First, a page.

Productivity Security

Keep Your Notes Private: 5 Encrypted Alternatives to Evernote

Simon Batt Updated 18-12-2019

If you’re an Evernote user concerned about your privacy, you may want to rethink your use of the app. Evernote has had a spotty history with its privacy policy, so it’s a good idea to find an encrypted notes app to store your notes on.


So, what’s wrong with Evernote, and what are some good alternatives?

Is Evernote Secure?

Evernote’s security has had a rocky history. Back in 2016, they announced that employees would be able to view user’s notes. The goal was to see if a machine learning feature worked as intended, but people weren’t so keen on employees sifting through their data.

Since then, Evernote has implemented End-to-End encryption, which shows a little more respect for user’s data. However, to use Evernote’s encryption, you have to highlight the text you want to encrypt manually. This is annoying for people who wish all their writing to be encrypted by default.

Evernote’s security is just the tip of the iceberg, however. Even if you ignore the privacy issues, there are plenty of reasons to ditch Evernote and move to a different app 5 Reasons to Ditch Evernote (And How to Migrate Your Notes Elsewhere) Are you frustrated with Evernote and its limitations? Think about your grouses and look at how other note-taking apps stack up. Read More . For instance, going premium with Evernote costs more than other note app’s premium plans.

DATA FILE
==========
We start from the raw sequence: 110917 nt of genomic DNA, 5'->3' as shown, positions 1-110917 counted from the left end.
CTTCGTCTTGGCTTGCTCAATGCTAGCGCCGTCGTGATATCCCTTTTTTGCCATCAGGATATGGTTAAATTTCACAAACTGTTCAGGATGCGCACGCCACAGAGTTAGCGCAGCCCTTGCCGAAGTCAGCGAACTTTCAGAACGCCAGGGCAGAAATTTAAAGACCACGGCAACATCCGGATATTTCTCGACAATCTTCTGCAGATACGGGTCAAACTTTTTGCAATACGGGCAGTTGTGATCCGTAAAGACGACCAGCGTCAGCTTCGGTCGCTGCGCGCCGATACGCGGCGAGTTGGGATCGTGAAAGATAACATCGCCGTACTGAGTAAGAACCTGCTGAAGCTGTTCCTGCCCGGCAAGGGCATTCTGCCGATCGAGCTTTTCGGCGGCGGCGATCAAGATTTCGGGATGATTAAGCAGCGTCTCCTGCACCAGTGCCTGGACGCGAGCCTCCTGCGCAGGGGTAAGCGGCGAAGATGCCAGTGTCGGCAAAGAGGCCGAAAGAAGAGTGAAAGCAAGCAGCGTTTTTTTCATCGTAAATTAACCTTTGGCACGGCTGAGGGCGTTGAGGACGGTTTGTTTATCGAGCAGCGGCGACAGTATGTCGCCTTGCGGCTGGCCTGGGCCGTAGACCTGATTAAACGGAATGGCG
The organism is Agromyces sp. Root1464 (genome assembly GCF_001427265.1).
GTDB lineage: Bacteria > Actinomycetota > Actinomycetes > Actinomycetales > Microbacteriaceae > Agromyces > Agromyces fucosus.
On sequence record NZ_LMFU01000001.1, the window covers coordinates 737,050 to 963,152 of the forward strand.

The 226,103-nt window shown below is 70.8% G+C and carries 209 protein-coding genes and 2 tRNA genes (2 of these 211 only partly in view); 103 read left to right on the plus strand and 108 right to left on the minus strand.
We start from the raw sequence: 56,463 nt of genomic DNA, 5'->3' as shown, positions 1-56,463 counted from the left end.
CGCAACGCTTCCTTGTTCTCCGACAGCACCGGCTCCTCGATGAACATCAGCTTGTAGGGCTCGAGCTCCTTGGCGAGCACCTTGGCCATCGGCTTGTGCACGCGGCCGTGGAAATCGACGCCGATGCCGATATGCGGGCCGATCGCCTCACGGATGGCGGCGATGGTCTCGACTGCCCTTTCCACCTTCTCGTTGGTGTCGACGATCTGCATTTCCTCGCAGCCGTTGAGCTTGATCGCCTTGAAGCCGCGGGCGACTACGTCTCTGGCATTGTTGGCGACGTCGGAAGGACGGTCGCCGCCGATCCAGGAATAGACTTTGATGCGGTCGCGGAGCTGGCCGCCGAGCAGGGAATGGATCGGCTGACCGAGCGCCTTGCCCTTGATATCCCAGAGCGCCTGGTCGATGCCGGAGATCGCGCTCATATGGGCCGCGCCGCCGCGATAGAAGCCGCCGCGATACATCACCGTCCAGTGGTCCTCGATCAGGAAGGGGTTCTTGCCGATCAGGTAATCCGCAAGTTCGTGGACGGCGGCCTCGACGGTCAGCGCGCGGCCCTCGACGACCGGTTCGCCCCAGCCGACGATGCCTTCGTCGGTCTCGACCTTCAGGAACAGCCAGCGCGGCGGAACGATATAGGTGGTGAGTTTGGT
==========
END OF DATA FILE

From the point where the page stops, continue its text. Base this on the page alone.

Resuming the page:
If you’re looking for a more secure note-taking app, let’s explore some better alternatives to Evernote.


1. Turtl

Taking a note in Turtl

Turtl aims to provide users space to store their notes safely. The app makes it easy to store text notes, files, images, passwords, and bookmarks in encrypted storage.

Everything is encrypted, even on Turtl’s servers. They don’t store your password, which means if you lose it, you can’t get any of your notes back. On the other hand, only you have the power to unencrypt your records, so it’s worth the extra responsibility!

The note editor and organization system in Turtl aren’t as advanced as those in Evernote. If you’re primarily interested in storing text notes and images, however, it’s great. The interface is clean and straightforward, and there are very few settings to toggle. Just start it up and go.


You can also share notes via Turtl, which is an excellent feature for an encrypted note-taking app. The app is currently free on Windows, macOS, Linux, and Android.